- The entrance to LeBec-Fin hasn't changed
- The new salon before the dining room entrance. Diners can have a drink while they wait for a table, or head downstairs to Chez Georges.
- The new dining room, with new carpet, wall fixtures, and tables and chairs.
- Nicolas Fanucci and Georges Perrier
- The new table and chair sets are deep blue against white.
- The new carpet pattern. Dramatic and classic at the same time.
- The updated kitchen has a new plate and coffee service station.
- The team building the new, bright, open kitchen.
- Some of the old stoves are in place, framed by the new toys for Chef Abrams
- Chef Abrams (left) watches the crew work furiously.
Le Bec-Fin's second coming is slated for June 12, but we got an early look at the progress behind the closed doors at 1523 Walnut Street. New owner Nicolas Fanucci has the crews working around the clock as the opening date soon approaches, and everything looks beautiful even at this early stage. The new entryway salon is just about complete, and the new carpet and dining room furniture is in place, as well.
Eater sat down with Fanucci and his new chefs, Walter Abrams and wife-to-be Jennifer Smith, about the Le Bec-Fin experience in 2012, and what we can expect from the menu and a surprisingly green kitchen.
"After being the GM at The French Laundry, there aren't too many other places you can go for a new challenge," said Fanucci. "But, this is one of the few opportunities that could have come about as a next step."
Fanucci said that Le Bec will offer an experience unlike any other in Philadelphia, especially when it comes to service. "We want to have a relationship with our diners that they can't get anywhere else. To really know them, their likes, their lives," said Fanucci. "We have a system in place for that, and to bring about a return to that kind of hospitality that has mostly disappeared."
Free valet parking will be available as part of the new Le Bec-Fin, and Fanucci hopes diners will take advantage of it. Since taking over the restaurant, Fanucci said he has spent every minute considering every last detail. "This is a life's dream, and we will do it right," said Fanucci. "How often do you have the opportunity to own one of the greatest culinary institution in America?"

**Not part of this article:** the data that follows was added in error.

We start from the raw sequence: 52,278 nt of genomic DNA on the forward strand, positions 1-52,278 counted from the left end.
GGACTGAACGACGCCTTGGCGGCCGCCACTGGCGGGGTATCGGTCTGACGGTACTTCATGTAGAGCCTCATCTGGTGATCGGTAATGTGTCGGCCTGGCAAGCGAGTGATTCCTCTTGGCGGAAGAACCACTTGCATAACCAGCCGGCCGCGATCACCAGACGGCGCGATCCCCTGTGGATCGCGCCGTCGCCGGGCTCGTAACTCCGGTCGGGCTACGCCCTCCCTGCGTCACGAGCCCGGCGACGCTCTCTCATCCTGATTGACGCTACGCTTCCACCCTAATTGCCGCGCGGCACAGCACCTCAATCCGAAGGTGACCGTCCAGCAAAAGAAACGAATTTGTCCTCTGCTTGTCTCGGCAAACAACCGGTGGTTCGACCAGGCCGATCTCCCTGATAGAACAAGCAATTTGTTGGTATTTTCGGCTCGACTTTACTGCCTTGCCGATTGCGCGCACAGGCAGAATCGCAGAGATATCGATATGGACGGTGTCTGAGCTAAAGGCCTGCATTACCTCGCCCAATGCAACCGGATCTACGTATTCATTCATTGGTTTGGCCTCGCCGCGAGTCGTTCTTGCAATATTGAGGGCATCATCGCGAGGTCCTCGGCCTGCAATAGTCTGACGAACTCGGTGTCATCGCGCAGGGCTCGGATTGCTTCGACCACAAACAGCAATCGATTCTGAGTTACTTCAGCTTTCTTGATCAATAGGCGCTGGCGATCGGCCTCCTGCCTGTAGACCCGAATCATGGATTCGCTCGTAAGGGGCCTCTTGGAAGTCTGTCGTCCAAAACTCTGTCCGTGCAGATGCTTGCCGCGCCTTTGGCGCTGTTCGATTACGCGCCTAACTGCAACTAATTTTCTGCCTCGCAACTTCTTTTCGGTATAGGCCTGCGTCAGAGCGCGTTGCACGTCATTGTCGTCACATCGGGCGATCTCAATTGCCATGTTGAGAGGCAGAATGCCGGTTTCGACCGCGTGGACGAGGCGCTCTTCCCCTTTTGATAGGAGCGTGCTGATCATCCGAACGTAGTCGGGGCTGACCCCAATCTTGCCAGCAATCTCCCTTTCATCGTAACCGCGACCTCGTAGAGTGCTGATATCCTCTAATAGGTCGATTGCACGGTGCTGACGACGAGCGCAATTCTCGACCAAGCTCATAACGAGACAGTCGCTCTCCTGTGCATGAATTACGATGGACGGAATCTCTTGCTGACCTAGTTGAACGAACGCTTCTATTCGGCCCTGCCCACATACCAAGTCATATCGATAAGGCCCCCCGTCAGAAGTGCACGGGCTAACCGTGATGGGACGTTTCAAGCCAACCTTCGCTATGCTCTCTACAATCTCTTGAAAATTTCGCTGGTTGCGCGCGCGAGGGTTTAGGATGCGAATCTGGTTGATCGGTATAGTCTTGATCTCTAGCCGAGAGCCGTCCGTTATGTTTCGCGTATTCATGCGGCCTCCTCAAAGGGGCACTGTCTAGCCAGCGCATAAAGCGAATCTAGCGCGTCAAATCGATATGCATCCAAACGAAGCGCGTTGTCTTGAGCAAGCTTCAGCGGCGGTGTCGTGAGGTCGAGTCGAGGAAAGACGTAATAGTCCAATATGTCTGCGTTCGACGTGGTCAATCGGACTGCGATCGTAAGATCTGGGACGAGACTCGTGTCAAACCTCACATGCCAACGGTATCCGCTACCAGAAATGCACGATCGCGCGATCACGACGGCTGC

The dining room now has 11 tables, down from 18 in LBF's previous life. "The salon took away some space, but we also didn't want to cram people in for more seats," said Fanucci. "We sat down and realized that even 12 tables were too many. Every inch is important to the diners and employees, and it needs to be perfect."
Chef Walter Abrams said that the upstairs dining room will have a $150 tasting menu of 8 to 10 courses, that can be mixed and matched from different options on the menu. "You can expand the tasting at any time, or pick anything on the menu to be on your tasting. There will be dishes not listed, too, that we'll be serving."
Abrams added that his menu will focus on purveyors and farms, and he will have local farmers specifically growing ingredients for LBF. He mentioned that he will also be providing compost for the farms where he's purchasing produce, to add to the "green" factor of the kitchen. "Le Bec is known for extravagance and sophistication. There's no reason it can't also promote sustainability and the farm life cycle at the same time."
Pastry chef Jennifer Smith said that there will still be a very deep dessert program, even though the cart is gone. "Modern desserts don't lend themselves to the cart, which was mostly cakes. We will have a multiple-course dessert menu, just not one under a domed cart, but it's still a focus for this kitchen."
The new Le Bec-Fin sounds like a marriage of the best from the past and the best from the present in a classic setting. The re-opening of Philly's most famous restaurant will be a big day for our city, and the man behind the re-birth of a culinary landmark.